Schiffers, K. et al. 2011. Root plasticity buffers competition among plants: theory meets experimental data. Ecology. 92:3.
Ashton et al. 2010. Niche complementarity due to plasticity in resource use: plant partitioning of chemical N forms. Ecology. 91:11.
Nearly all explanations for coexistence in communities focus on differences between species. The scale of these differences may occur over large temporal (e.g. evolutionary history, phylogenetic relationships) or spatial scales (e.g. environmental tolerances), or at the scale of the individual. In plants, interactions at the local scale are given particular attention, including interactions mediated by trait differences between species. At finer scales still, there has been recent focus on differences between individuals of the same species, whether they are driven by genotypic differences (link) or plastic changes in individual phenotypes.
|From Ashton et al. 2010|
|From Schiffer et al. 2011, Lithium uptake is |
significantly higher on the non-competitor side
A couple of papers from the last few years provide tantalizing glimpses into the possible contribution of plasticity to coexistence. In Schiffers et al. (2011), the authors use experimental and modeling approaches to test whether root uptake can change in response to the proximity of competitors. In the experimental study, the authors looked at the uptake of lithium (a stable nutrient that will be taken up in the place of potassium) by Bromus hordeaceus. They planted pairs of B. hordeaceus at varying distances apart and then injected lithium into the soil at different differences from the focal plant. They found that lithium uptake was significantly higher on the non-competitor side of the focal plant than on the competitor side, suggesting that plastic changes in resource uptake occurred in response to competitor proximity. Modelling results from the same study suggest that plasticity may allow individuals minimize competitive pressure by making changes in belowground architecture, thereby using available space more efficiently.
Ashton et al. (2010) take a similar approach, looking at how the uptake of nutrients (in this case three forms of nitrogen (N)) varies among species depending on their competitive environment. They explored the ways in which plasticity could lead to changes in the realized niche. In particular, they explored two hypotheses: that plants would exhibit niche preemption, where the inferior competitor switched to a different form of nitrogen in the presence of the superior competitor; or dominant plasticity, where plasticity actually enhances competitive ability. The authors looked at 4 species, 3 common and 1 rare(r), in an alpine tundra community, isolating naturally occurring pairs of each combination of species. These ‘competitive arenas’ were isolated, and other species within the arena were removed. After a year, the authors added N15 tracers to each arena, in three forms (NH4+, NO3-, and glycine): these tracers would allow them to track the N once it was incorporated into the plant tissue. The plants were then harvested and the amount of each type of nitrogen in each was measured. Plant biomass was also recorded, and used to estimate the ‘competitive response’ (basically the ratio of biomass when grown with a competitor compared biomass to when grown solo). Their findings were rather neat: the 3 common plants experienced no negative effect on biomass from growing in competition with the rare plant, but the rare plant had much lower biomass when grown in the presence of any of the common plants. Further, while the common plants showed changes in the form of N they used when growing with the rare plant, the rare plant did not switch its N preference. The rare plant’s lack of plasticity in response to competition may relate to its lower biomass when grown with superior competitors, and ultimately its lower abundance.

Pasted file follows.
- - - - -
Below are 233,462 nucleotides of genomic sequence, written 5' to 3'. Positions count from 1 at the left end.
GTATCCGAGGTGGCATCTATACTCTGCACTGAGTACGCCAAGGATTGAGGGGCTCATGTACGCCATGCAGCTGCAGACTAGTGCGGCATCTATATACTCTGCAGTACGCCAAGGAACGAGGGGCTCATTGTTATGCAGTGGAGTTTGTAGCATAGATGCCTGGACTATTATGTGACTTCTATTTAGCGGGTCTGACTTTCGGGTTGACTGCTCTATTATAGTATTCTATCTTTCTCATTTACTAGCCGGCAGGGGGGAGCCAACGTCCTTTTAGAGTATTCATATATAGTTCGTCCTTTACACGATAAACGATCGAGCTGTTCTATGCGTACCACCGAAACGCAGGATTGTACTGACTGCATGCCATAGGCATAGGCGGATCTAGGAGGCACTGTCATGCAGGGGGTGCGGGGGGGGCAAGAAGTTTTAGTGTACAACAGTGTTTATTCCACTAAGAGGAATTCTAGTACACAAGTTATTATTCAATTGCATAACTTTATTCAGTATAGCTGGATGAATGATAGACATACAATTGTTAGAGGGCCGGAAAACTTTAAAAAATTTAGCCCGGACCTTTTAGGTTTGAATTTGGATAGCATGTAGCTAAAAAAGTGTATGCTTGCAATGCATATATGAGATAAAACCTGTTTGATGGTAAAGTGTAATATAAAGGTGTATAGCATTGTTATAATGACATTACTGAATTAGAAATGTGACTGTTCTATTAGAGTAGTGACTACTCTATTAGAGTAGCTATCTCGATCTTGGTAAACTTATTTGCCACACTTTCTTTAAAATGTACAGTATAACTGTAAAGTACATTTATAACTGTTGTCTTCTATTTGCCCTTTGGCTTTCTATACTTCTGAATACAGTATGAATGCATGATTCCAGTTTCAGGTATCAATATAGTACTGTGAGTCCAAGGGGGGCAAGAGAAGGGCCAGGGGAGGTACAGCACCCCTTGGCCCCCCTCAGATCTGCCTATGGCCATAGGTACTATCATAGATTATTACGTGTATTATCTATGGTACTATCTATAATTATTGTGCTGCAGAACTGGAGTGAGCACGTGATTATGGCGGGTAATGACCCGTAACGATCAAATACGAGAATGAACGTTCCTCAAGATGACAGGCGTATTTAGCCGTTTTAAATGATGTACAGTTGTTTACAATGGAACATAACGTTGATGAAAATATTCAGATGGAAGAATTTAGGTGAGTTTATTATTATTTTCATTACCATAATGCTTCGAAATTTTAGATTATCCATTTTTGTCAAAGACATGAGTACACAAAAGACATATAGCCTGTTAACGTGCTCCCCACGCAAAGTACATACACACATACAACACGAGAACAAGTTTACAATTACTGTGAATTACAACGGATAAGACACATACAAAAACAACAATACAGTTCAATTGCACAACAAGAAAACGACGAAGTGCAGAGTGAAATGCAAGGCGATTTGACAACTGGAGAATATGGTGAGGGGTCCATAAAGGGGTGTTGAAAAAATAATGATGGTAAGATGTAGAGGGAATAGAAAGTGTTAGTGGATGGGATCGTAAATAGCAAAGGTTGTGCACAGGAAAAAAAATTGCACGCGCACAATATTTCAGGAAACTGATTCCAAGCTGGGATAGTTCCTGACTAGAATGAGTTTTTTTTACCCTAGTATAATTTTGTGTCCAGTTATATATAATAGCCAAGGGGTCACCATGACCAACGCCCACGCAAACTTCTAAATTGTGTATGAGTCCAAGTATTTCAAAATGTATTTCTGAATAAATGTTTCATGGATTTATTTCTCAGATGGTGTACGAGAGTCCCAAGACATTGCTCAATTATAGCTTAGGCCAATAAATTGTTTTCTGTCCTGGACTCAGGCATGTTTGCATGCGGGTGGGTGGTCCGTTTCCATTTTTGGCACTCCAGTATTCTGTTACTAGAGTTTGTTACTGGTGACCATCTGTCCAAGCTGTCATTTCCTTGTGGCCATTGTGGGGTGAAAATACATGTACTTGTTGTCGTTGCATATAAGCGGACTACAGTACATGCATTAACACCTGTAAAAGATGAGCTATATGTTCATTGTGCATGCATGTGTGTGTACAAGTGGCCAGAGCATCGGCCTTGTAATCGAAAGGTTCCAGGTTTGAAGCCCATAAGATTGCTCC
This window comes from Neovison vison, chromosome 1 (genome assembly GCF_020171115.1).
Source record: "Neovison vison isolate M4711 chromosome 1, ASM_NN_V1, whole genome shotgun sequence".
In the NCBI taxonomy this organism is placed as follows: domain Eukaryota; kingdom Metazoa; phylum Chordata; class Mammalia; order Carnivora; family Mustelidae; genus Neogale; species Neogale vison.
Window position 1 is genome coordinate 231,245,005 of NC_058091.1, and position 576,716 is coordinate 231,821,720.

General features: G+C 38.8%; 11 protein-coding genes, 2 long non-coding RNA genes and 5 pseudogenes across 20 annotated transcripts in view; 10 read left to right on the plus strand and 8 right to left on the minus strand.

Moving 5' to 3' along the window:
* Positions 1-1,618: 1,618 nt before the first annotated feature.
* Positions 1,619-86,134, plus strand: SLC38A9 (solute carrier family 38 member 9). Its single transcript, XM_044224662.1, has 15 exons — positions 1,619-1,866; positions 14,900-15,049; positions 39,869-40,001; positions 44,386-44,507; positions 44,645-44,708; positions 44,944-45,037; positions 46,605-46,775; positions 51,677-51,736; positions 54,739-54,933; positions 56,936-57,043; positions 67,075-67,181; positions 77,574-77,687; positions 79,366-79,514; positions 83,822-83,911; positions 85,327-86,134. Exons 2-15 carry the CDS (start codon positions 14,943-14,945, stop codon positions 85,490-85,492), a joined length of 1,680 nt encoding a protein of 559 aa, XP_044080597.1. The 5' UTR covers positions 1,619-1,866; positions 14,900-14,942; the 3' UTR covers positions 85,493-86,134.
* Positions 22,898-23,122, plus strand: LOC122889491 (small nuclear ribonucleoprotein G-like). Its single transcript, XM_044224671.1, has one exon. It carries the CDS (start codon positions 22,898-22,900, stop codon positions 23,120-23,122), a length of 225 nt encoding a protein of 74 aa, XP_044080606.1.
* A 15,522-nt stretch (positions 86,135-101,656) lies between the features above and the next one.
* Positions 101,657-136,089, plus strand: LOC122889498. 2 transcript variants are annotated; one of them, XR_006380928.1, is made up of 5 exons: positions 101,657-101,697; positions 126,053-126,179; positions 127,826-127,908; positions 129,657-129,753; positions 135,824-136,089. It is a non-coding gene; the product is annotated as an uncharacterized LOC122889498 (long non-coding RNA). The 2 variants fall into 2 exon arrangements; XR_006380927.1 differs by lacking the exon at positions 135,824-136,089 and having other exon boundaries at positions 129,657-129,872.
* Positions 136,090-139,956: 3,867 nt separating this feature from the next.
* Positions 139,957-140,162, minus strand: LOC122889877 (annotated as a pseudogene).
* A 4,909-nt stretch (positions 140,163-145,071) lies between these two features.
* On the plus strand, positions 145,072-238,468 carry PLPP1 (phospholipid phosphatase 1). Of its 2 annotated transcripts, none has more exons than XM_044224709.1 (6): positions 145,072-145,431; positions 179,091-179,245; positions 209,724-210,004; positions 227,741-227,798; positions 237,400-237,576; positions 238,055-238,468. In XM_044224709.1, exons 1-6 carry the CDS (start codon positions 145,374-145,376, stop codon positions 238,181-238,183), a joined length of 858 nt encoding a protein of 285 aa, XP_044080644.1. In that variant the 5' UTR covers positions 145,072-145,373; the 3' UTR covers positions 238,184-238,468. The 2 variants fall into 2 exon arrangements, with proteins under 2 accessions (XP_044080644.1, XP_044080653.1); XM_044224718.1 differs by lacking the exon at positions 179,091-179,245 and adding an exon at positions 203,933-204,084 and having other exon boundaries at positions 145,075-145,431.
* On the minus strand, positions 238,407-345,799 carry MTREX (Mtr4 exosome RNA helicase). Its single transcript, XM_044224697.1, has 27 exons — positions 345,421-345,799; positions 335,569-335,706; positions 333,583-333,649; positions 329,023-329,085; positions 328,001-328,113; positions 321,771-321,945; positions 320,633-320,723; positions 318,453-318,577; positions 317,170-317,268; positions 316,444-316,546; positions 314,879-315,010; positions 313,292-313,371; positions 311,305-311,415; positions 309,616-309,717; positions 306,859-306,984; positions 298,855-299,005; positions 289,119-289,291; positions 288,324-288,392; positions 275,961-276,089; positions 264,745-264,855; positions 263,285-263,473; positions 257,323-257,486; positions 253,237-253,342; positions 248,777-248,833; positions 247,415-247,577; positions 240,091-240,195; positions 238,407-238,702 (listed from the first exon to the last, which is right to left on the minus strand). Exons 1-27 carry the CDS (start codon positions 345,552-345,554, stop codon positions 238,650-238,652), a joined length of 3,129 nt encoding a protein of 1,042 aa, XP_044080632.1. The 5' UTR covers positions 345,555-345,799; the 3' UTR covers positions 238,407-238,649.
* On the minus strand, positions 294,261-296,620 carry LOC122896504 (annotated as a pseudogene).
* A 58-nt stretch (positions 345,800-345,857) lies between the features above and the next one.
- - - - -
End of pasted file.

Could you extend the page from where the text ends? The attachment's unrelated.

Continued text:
Although limited, these studies hint at the role that phenotypic plasticity could play in interspecific interactions. Unfortunately plasticity may be difficult to measure in many contexts, particularly since variation within a species can be attributed to genetic differences or phenotypic plasticity, and these factors must be teased apart. Further, there is an issue of differentiating the effects of resource limitations from ‘adaptive’ plastic changes in growth. While plants are relatively tractable for these types of studies (they’re sessile, they use limited abiotic resources), other organisms are less explored for a reason.
What these studies can’t address is the question of ‘how important is phenotypic plasticity, really’? Reviews of coexistence mechanisms list numerous possible ways by which coexistence is facilitated among species. For plants especially, the limited number of resources required for survival has lead to great consideration of the possible niche axes over which species can differentiate themselves. Phenotypic plasticity's contribution to coexistence may be that it provides another way by which plants can partition resources at very fine scales. And if nothing else, such results provide further evidence that variation within species may be an important component of coexistence.
Thanks to Kelly Carscadden for discussions on the topic.